Of course, when speaking of the gut and microbiome, diet is at least 50% of the equation. But, because we have discussed the topic of diet in-depth in other articles, such as this one, we’ll now focus on other risk factors.

Toxins That Affect The Gut

There are many chemicals and toxins that can cause dysbiosis and impact the health of your gut, such as:

  • Tobacco
  • Heavy metals
  • Fertilizers
  • Pesticides (especially glyphosate)
  • Contaminated water
  • Alcohol
  • Plastics and metals such as BPA, BPF, and BPS
  • Antibiotics and NSAIDs
  • Potassium bromate
  • Emulsifiers
  • Artificial sweeteners
  • Cleaning products (especially ones that contain triclosan)
  • Beauty products

Let’s take glyphosate as an example. You can find traces of it in sugar, soy, corn, and wheat. It inhibits your cytochrome P450 enzymes, key players in detoxification. And when detoxification is slowed, inflammation rises. Glyphosate can also disrupt the synthesis of certain amino acids. This is why we advocate for eating organic whenever possible.

A Sedentary Lifestyle

A huge swath of the population leads a sedentary lifestyle. Whether working in an office or remotely at home, too much time is spent sitting in front of a computer. But physical exercise is not just needed for weight loss and increased muscle mass. Its benefits stretch all the way to altering your gut microbiome. It helps diversify it. It also improves the function of your gut barrier and modulates its mucosal immunity.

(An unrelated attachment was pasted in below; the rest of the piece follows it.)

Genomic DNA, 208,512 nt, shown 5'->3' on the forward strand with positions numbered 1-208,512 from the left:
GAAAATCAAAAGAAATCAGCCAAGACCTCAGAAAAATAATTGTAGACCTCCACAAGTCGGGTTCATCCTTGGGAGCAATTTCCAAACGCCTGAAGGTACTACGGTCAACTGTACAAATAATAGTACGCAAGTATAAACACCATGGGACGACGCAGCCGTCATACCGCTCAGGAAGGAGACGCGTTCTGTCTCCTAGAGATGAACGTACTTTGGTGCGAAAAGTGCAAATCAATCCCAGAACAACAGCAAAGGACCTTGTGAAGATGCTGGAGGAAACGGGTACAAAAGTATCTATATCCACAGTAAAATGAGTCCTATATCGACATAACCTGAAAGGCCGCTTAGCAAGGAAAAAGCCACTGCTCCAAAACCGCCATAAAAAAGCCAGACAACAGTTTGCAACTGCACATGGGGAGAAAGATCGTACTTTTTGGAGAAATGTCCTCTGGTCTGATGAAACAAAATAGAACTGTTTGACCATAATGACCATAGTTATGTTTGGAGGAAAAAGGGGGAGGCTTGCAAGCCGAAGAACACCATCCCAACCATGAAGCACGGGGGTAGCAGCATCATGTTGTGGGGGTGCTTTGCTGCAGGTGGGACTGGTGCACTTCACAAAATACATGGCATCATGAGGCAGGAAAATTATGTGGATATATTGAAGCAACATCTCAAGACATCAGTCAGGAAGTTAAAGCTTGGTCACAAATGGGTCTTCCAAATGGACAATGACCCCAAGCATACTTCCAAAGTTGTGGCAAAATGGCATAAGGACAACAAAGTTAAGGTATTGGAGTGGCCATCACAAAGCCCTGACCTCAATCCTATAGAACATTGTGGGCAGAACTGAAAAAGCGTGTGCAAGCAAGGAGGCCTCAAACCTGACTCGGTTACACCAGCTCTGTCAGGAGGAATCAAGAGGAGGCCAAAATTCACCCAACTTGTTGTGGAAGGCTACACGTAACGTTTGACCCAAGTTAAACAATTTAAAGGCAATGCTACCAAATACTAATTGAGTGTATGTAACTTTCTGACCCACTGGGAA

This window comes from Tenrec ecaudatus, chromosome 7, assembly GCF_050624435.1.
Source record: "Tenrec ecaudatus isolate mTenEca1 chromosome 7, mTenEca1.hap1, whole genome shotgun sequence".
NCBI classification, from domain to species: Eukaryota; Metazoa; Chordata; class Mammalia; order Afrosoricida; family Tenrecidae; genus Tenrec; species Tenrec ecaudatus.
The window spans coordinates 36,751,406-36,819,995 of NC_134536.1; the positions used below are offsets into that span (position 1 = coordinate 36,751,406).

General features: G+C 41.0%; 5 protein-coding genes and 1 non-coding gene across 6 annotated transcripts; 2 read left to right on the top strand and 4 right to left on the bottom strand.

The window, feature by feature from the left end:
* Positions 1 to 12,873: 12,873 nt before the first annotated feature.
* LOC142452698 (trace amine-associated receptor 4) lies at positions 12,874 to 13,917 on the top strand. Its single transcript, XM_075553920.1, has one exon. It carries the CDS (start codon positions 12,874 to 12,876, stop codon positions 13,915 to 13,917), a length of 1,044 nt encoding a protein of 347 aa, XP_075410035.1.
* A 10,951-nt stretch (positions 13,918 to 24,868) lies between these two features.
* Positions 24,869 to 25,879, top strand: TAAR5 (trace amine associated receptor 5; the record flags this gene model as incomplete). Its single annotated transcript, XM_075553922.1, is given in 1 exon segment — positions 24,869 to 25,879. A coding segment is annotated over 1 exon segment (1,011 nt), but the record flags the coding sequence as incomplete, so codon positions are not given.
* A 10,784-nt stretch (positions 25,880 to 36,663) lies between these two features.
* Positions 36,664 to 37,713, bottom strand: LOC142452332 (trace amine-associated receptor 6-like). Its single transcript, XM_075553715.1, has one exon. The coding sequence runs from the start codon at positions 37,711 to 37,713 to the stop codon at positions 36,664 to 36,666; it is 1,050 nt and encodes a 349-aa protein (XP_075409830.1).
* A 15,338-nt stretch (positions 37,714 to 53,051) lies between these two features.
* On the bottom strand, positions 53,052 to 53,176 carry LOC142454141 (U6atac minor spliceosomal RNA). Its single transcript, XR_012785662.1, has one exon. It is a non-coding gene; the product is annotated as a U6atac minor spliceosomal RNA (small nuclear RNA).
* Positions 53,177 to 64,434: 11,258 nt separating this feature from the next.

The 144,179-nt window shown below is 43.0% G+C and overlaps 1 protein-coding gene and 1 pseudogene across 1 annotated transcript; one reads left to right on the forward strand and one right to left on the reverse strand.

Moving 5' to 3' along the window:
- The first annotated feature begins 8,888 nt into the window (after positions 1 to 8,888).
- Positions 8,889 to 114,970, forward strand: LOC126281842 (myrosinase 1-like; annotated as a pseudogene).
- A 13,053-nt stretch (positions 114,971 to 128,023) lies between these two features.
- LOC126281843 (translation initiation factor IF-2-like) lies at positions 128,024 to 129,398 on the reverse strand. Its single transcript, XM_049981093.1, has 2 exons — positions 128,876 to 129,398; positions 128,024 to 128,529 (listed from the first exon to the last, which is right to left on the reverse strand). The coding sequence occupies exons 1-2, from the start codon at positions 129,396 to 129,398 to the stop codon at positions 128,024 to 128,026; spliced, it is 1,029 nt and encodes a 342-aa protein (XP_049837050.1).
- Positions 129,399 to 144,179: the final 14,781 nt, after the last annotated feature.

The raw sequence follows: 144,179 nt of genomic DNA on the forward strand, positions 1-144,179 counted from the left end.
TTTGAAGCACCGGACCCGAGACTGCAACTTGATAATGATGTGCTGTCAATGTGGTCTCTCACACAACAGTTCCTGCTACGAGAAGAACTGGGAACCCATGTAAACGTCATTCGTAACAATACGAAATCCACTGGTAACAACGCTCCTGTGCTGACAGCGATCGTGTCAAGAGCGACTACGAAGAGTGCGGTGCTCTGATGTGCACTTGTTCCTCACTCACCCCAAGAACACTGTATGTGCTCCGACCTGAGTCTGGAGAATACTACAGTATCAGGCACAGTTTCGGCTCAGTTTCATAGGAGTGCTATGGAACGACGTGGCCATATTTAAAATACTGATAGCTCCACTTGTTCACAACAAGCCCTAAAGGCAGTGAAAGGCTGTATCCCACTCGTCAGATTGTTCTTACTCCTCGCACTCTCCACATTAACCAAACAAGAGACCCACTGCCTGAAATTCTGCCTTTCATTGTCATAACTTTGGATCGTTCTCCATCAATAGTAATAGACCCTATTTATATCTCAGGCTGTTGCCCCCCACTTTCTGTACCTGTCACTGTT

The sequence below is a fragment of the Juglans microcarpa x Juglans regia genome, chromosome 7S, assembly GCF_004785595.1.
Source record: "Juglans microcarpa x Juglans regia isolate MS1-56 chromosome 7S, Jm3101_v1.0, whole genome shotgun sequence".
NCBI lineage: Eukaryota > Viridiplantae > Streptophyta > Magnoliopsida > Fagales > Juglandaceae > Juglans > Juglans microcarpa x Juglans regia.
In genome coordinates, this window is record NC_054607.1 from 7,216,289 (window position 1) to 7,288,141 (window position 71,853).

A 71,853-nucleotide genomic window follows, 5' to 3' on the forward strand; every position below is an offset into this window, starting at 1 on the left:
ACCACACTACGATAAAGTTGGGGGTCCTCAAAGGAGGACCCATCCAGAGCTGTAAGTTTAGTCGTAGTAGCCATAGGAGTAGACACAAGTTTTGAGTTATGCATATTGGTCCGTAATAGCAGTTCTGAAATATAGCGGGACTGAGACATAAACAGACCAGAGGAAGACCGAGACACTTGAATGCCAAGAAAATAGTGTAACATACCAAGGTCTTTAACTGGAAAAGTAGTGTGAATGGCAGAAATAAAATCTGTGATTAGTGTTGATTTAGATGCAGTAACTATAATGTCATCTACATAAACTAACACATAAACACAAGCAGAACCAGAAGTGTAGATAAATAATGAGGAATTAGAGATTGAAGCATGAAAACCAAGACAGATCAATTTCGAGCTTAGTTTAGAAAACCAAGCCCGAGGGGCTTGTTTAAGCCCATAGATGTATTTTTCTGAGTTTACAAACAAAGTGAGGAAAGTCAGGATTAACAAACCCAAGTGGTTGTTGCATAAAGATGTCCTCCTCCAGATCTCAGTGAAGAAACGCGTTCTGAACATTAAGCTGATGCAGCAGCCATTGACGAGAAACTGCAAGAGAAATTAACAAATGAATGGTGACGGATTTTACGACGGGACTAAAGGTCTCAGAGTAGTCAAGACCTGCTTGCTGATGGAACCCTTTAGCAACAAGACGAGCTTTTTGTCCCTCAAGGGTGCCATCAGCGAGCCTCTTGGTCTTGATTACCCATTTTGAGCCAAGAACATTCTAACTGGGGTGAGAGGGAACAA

Stress and The Mind-Gut Connection

A diagram showing the gut-brain connectionPhysical stressors are not the only types of stressors that can affect gut health. Mental/emotional stress can be just as impactful. Indeed, this kind of stress elicits a similar stress response in the body, with the same kinds of stress hormones released to deal with it. Your NEM, of course, is the conduit of your stress response. And its first responder is cortisol.

Cortisol is your body’s main anti-stress hormone, and it’s released by your adrenal glands. But, if the stress is constant, your adrenals will eventually dysregulate, leading to adrenal fatigue. Symptoms of Adrenal Fatigue Syndrome (AFS) include fatigue, weight gain, sleep issues, brain fog, anxiety, mild depression, PMS, infertility, hypoglycemia, heart palpitations, and lowered immunity, to name a few.

Cortisol affects every part of your body, including your GI tract and microbiome. And although it’s needed to neutralize stress, too much or too little of it negatively impacts your health. It can actually increase inflammation rather than help deal with it.